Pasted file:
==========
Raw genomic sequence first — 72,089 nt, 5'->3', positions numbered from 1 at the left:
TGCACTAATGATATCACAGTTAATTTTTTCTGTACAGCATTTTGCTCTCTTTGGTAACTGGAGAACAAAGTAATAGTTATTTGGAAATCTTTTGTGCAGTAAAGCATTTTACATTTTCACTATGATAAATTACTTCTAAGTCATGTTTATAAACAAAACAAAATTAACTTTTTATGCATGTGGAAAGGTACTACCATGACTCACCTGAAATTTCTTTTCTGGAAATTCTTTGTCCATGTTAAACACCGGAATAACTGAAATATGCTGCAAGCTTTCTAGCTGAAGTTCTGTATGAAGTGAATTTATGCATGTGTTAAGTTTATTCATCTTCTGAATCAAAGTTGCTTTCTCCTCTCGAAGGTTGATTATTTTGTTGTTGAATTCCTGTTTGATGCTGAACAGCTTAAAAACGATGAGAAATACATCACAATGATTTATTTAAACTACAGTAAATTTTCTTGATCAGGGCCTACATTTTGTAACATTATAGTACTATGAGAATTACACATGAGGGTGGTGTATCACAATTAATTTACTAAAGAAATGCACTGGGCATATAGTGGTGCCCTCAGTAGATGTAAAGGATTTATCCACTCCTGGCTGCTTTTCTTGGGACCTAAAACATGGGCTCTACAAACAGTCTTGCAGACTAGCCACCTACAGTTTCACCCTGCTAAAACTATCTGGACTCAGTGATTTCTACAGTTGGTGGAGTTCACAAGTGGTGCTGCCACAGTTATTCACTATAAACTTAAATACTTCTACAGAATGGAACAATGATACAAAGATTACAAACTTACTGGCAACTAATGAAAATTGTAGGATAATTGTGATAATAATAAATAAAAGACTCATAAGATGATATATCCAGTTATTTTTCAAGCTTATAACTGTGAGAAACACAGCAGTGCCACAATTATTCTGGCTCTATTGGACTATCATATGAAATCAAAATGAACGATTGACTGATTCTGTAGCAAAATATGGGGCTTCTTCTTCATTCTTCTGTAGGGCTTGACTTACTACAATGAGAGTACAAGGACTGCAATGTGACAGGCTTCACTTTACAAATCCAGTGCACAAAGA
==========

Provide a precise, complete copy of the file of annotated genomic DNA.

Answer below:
Raw genomic sequence first — 72,089 nt, 5'->3', positions numbered from 1 at the left:
TGCACTAATGATATCACAGTTAATTTTTTCTGTACAGCATTTTGCTCTCTTTGGTAACTGGAGAACAAAGTAATAGTTATTTGGAAATCTTTTGTGCAGTAAAGCATTTTACATTTTCACTATGATAAATTACTTCTAAGTCATGTTTATAAACAAAACAAAATTAACTTTTTATGCATGTGGAAAGGTACTACCATGACTCACCTGAAATTTCTTTTCTGGAAATTCTTTGTCCATGTTAAACACCGGAATAACTGAAATATGCTGCAAGCTTTCTAGCTGAAGTTCTGTATGAAGTGAATTTATGCATGTGTTAAGTTTATTCATCTTCTGAATCAAAGTTGCTTTCTCCTCTCGAAGGTTGATTATTTTGTTGTTGAATTCCTGTTTGATGCTGAACAGCTTAAAAACGATGAGAAATACATCACAATGATTTATTTAAACTACAGTAAATTTTCTTGATCAGGGCCTACATTTTGTAACATTATAGTACTATGAGAATTACACATGAGGGTGGTGTATCACAATTAATTTACTAAAGAAATGCACTGGGCATATAGTGGTGCCCTCAGTAGATGTAAAGGATTTATCCACTCCTGGCTGCTTTTCTTGGGACCTAAAACATGGGCTCTACAAACAGTCTTGCAGACTAGCCACCTACAGTTTCACCCTGCTAAAACTATCTGGACTCAGTGATTTCTACAGTTGGTGGAGTTCACAAGTGGTGCTGCCACAGTTATTCACTATAAACTTAAATACTTCTACAGAATGGAACAATGATACAAAGATTACAAACTTACTGGCAACTAATGAAAATTGTAGGATAATTGTGATAATAATAAATAAAAGACTCATAAGATGATATATCCAGTTATTTTTCAAGCTTATAACTGTGAGAAACACAGCAGTGCCACAATTATTCTGGCTCTATTGGACTATCATATGAAATCAAAATGAACGATTGACTGATTCTGTAGCAAAATATGGGGCTTCTTCTTCATTCTTCTGTAGGGCTTGACTTACTACAATGAGAGTACAAGGACTGCAATGTGACAGGCTTCACTTTACAAATCCAGTGCACAAAGA